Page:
Water Efficiency Watch

News from the Alliance for Water Efficiency


Water Efficiency Watch is the online newsletter of the Alliance for Water Efficiency, edited by Peter Mayer.   

In this issue of Water Efficiency Watch...

January Snowfall No-Show Deepens California Drought Fears, Water Use Down 22% 

Sierra-snowpack-14-15-compare-trimJanuary 2015 was one of the least snowiest on record in the Western U.S., leaving the snowpack in the Sierra Nevada at historically low levels, and prompting drought response preparation across California.

December 2014 brought much needed precipitation to a drought-stricken California resulting in a visibly greener land cover in early 2015 compared to the same time the previous year, as seen above in these Suomi NPP satellite images. But January was a different story and barely any snow fell on the Sierra Nevada Mountains. This lack of precipitation, along with warmer than normal temperatures, has resulted in much lower snowpack in the Sierras when comparing 2014 and 2015. 

California water users have responded to this challenge (aided by a wet end to 2014) by reducing water use by 22%, as announced by the State Water Resources Control Board on Feb. 3. In the most recent survey of nearly 400 California urban water retailers, the amount of water conserved by the state’s large urban water agency customers statewide jumped from 10 percent in November to 22 percent in December, in year-over-year water use comparisons. The Control Board reported that total water use by individual Californians continued to decline in December, another positive development as the state is threatened by a fourth consecutive dry year.

“We have just gone through the driest January on record and it appears we are entering a fourth year of drought which is awful to contemplate but we must,” said State Water Board Chair Felicia Marcus. “Conservation is still the smartest and most cost effective way to deal with this difficult drought.”

usbrIn related news, the U.S. Bureau of Reclamation released its 2015 California Drought Plan. The agency that operates dams and canals prioritizes three goals in its drought operations plan:

1) Meeting human drinking, sanitation, and public safety needs.

2) Repelling saltwater out of the Sacramento-San Joaquin Delta, the state’s water hub that is home to endangered species, farms, and municipal water intakes.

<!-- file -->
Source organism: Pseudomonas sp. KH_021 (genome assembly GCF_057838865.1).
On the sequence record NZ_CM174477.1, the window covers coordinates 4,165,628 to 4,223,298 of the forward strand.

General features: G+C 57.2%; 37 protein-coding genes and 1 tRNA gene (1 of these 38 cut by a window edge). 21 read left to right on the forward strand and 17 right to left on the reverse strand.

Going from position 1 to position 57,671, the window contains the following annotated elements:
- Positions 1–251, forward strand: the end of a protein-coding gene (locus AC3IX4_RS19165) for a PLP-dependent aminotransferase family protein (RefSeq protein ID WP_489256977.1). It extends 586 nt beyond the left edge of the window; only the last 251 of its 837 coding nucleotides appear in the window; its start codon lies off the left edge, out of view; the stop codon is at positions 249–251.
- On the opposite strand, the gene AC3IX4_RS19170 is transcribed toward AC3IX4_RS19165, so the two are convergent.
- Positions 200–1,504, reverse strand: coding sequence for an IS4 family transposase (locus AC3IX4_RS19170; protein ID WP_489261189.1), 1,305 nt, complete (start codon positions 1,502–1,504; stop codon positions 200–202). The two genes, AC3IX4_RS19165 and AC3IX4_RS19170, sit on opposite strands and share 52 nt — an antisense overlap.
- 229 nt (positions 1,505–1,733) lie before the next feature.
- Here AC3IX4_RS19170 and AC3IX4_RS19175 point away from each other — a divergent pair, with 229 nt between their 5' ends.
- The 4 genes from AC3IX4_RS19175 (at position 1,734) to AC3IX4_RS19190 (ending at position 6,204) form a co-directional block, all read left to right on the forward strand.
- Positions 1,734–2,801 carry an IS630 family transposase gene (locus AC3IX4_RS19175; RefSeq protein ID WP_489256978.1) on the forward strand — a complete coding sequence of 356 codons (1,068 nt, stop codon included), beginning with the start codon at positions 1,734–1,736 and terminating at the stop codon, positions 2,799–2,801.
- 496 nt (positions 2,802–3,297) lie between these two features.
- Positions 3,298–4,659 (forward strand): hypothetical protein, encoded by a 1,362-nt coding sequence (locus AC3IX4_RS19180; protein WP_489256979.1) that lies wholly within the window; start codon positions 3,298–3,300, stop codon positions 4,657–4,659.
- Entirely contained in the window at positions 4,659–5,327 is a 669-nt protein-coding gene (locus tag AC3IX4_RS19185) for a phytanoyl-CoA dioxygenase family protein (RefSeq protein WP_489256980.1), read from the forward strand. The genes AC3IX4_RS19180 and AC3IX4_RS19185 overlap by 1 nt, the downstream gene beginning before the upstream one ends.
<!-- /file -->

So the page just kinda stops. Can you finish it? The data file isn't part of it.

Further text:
3) Maintaining enough cold water in reservoirs to keep migrating salmon alive while protecting other endangered species.

Alliance for Water Efficiency Appoints Two New Board Members 

RVhsThe Alliance for Water Efficiency Board of Directors announced that it has elected Ronald Voglewede, Global Sustainability Director of Whirlpool Corporation and Rob Zimmerman, Senior Channel Manager - Sustainability of Kohler Co., as Directors of AWE.

"The Alliance is thrilled to welcome two accomplished and highly qualified leaders to our Board,” said Mary Ann Dickinson, President and CEO of the Alliance for Water Efficiency. “As the Alliance continues to expand our work to address immediate challenges and protect water supplies for the future, our Board becomes even more vital in providing a strategic vision and guidance. Both of these new Directors are leaders in sustainability, and will bring great energy and needed expertise to our mission to help communities, businesses and individuals be good stewards of our water resources.”

RZhsVoglewede directs Whirlpool's North American sustainability strategy and execution, and is responsible for developing and leading the cross category execution plans for energy and sustainability within Whirlpool’s corporate and branded portfolio by creating long term sustainable value.

Zimmerman is responsible for developing, implementing, and executing Kohler’s water efficiency and sustainability strategies across all business units and communicating progress to consumers and trade partners.

The Alliance Board expressed deep appreciation to Susan Stratton and Gunnar Baldwin, transitioning off the board, for their seven years of service each. Ms. Stratton is the Executive Director of the Northwest Energy Efficiency Alliance. Mr. Baldwin is a Water Efficiency Specialist at TOTO USA, Inc.

Learn more about AWE’s newest board members here. 

 AWE Review of Outdoor Water Savings Programs Released